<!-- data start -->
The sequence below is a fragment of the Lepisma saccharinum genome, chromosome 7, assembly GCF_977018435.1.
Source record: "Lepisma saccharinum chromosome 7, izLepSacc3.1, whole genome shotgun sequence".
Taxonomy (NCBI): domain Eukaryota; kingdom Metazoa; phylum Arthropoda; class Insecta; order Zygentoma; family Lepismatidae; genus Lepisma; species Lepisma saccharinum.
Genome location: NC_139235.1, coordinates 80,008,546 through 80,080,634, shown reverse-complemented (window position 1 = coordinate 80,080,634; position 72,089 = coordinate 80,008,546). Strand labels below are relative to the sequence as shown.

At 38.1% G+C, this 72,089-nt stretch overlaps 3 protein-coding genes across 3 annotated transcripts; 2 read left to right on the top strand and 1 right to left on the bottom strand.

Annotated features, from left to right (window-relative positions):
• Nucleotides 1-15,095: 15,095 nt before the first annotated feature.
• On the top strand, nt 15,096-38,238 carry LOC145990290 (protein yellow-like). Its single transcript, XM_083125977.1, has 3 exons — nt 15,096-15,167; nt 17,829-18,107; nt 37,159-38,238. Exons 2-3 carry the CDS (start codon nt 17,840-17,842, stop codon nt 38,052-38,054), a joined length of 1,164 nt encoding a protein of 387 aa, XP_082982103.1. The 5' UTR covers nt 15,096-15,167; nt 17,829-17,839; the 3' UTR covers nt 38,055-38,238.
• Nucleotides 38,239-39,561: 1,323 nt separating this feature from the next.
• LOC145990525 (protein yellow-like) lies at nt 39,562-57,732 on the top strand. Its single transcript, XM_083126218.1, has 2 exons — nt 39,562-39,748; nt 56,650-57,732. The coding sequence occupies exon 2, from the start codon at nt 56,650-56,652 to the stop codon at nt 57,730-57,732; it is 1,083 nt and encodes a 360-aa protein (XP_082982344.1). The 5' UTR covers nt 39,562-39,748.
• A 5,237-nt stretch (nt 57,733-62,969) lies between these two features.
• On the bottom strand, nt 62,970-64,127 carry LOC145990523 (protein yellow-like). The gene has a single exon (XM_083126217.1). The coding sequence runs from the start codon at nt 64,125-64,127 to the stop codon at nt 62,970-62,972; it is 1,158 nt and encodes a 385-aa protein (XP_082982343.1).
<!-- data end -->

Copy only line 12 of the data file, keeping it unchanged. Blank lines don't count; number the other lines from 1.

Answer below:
• On the bottom strand, nt 62,970-64,127 carry LOC145990523 (protein yellow-like). The gene has a single exon (XM_083126217.1). The coding sequence runs from the start codon at nt 64,125-64,127 to the stop codon at nt 62,970-62,972; it is 1,158 nt and encodes a 385-aa protein (XP_082982343.1).